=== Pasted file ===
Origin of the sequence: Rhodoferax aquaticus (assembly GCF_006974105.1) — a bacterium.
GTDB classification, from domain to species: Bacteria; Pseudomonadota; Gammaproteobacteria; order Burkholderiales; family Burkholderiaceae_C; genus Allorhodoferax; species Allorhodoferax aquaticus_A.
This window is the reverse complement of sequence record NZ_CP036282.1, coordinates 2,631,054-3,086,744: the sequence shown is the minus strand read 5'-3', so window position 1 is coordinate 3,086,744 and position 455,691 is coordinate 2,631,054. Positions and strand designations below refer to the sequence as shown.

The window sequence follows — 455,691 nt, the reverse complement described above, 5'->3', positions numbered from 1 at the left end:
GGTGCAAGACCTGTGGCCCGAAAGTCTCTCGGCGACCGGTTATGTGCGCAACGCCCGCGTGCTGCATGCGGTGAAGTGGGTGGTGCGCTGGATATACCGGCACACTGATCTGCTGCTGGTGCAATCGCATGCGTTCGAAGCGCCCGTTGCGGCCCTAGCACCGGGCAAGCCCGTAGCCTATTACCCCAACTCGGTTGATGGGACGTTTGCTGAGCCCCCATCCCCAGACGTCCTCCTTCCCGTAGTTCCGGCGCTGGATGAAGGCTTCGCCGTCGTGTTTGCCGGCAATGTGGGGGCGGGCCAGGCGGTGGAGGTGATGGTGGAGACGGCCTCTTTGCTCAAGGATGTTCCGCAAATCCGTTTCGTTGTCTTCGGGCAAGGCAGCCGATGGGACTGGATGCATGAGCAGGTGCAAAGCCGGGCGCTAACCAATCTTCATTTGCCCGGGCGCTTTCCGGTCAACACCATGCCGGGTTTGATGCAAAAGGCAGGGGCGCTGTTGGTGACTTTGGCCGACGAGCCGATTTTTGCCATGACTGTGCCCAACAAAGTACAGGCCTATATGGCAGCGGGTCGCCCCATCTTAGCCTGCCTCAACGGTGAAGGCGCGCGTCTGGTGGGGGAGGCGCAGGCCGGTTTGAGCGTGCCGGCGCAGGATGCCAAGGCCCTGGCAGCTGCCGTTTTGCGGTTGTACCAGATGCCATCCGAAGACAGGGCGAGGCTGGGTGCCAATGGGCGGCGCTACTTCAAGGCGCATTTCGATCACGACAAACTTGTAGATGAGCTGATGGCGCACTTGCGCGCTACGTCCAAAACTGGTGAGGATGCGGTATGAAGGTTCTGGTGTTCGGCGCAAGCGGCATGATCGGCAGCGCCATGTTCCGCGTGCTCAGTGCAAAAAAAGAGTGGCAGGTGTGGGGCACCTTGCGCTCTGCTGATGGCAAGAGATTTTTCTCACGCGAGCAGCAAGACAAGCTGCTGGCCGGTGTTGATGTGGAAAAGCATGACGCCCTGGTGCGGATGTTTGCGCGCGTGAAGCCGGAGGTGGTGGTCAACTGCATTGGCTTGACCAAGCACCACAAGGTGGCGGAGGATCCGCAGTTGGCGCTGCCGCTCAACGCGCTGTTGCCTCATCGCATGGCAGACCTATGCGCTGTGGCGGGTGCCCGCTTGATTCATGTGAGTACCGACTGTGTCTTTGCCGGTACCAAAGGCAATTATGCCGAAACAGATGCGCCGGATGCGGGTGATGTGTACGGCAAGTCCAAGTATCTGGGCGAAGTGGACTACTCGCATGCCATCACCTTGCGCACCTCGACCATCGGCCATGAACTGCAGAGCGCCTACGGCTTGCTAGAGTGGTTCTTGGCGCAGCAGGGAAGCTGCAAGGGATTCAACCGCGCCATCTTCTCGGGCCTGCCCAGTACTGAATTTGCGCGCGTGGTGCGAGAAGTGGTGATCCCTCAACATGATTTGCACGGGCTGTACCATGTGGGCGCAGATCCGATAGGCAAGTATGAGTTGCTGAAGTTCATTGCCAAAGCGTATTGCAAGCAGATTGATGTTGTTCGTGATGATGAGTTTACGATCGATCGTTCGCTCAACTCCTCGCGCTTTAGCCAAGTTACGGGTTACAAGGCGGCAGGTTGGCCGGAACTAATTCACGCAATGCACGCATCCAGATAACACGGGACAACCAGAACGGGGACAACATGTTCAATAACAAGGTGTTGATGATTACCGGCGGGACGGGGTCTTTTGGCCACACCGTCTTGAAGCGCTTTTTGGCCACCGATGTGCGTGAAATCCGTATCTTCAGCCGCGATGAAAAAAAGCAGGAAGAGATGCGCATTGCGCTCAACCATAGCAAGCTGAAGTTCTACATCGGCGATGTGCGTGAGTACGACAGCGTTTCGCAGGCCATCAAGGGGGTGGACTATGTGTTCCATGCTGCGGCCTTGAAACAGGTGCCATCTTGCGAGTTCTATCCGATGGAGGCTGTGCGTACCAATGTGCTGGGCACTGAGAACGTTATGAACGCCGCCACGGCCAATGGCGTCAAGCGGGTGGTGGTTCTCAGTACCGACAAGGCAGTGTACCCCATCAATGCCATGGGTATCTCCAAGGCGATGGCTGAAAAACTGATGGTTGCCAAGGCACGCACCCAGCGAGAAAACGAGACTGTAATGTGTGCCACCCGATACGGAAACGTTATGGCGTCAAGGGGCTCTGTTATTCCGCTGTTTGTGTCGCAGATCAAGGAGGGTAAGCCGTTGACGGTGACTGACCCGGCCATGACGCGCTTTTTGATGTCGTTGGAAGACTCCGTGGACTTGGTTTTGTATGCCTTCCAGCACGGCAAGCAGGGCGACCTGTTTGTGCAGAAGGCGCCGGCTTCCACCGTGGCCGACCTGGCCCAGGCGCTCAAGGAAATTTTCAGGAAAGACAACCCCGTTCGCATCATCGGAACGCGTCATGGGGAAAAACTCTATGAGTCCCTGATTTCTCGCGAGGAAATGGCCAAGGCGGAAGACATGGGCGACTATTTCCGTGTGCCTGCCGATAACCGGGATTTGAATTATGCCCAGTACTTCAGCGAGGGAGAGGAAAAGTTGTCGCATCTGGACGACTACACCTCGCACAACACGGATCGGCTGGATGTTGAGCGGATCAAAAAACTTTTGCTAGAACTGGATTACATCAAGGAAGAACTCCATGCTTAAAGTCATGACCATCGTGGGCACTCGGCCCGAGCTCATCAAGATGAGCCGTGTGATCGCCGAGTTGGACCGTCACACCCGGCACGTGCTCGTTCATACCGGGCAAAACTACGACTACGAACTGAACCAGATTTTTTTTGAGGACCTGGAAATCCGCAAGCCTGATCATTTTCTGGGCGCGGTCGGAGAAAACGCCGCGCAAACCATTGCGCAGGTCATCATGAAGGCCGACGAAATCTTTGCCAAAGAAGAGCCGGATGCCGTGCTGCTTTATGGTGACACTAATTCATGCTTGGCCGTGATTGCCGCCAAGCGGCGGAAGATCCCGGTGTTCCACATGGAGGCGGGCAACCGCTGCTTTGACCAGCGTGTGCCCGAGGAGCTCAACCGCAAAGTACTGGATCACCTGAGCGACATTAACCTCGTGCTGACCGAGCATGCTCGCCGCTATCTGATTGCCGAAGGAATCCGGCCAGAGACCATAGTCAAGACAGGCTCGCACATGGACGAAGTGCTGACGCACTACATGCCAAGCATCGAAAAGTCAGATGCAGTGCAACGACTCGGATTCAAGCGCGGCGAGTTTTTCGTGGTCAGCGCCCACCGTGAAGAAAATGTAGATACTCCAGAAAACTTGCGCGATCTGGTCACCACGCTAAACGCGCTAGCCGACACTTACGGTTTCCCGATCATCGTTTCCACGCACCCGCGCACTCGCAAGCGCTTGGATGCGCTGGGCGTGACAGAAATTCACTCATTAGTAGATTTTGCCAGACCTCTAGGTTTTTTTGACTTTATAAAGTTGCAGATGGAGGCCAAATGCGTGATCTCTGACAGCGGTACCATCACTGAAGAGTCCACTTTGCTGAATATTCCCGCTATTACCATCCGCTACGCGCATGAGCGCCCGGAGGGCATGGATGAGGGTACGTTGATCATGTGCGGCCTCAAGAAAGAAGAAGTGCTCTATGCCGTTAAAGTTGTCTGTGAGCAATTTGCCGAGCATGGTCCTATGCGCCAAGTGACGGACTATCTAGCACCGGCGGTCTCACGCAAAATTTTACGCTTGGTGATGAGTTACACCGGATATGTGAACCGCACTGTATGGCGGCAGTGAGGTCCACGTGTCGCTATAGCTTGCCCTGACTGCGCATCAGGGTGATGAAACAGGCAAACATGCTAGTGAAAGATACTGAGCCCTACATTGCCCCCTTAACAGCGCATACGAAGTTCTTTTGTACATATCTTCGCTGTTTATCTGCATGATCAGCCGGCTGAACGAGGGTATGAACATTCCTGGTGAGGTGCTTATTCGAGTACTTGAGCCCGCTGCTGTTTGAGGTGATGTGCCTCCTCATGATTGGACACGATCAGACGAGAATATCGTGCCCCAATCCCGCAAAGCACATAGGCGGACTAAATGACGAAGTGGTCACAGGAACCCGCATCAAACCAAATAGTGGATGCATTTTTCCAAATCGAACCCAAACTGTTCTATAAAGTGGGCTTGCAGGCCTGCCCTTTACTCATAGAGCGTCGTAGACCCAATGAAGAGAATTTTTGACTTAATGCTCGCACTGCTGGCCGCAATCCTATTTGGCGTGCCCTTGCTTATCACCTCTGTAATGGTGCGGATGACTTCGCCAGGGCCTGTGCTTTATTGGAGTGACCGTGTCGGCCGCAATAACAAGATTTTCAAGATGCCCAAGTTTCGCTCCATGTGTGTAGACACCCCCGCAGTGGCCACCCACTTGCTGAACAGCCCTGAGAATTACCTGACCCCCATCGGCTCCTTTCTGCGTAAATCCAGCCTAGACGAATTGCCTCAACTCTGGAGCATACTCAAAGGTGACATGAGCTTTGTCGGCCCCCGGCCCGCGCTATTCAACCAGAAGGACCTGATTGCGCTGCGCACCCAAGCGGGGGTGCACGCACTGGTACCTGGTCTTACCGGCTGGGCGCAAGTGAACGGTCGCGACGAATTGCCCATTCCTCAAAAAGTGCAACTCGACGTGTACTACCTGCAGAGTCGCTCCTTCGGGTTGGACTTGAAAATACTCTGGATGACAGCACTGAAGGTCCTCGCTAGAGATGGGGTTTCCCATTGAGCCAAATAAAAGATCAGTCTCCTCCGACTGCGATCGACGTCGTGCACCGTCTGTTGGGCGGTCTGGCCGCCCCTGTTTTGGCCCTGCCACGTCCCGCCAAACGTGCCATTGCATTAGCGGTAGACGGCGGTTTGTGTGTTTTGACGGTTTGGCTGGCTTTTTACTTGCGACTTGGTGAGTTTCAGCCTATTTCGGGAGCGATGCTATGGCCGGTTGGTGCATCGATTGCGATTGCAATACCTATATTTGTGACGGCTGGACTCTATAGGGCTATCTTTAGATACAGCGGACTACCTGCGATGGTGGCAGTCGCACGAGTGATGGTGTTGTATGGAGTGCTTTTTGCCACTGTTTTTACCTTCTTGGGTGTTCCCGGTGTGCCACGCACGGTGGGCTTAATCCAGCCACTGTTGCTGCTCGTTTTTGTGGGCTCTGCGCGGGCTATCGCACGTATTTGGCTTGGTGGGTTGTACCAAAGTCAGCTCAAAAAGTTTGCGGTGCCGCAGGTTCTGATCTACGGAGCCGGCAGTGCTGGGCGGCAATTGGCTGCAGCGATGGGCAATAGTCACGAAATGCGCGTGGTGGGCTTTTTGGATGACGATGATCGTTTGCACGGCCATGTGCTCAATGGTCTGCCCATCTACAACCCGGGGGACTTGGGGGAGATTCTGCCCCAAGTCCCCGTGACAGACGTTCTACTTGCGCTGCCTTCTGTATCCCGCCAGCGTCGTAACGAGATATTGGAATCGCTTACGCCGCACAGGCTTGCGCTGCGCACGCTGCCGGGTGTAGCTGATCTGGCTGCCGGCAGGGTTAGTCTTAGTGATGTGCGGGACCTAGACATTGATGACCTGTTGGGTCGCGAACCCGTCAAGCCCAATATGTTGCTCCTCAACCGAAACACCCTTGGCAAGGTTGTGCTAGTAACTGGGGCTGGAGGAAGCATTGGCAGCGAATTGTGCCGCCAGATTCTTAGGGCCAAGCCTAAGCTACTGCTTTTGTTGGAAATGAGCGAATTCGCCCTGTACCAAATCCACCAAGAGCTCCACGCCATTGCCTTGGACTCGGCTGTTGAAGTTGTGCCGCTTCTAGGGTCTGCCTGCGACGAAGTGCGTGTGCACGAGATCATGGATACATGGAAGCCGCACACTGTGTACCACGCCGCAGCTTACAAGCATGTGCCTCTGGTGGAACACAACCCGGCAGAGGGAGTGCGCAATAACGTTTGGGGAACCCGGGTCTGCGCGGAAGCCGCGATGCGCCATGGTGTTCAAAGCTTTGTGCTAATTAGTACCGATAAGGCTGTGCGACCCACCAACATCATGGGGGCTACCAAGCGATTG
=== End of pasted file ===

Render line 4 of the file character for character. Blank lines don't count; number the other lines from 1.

The window sequence follows — 455,691 nt, the reverse complement described above, 5'->3', positions numbered from 1 at the left end: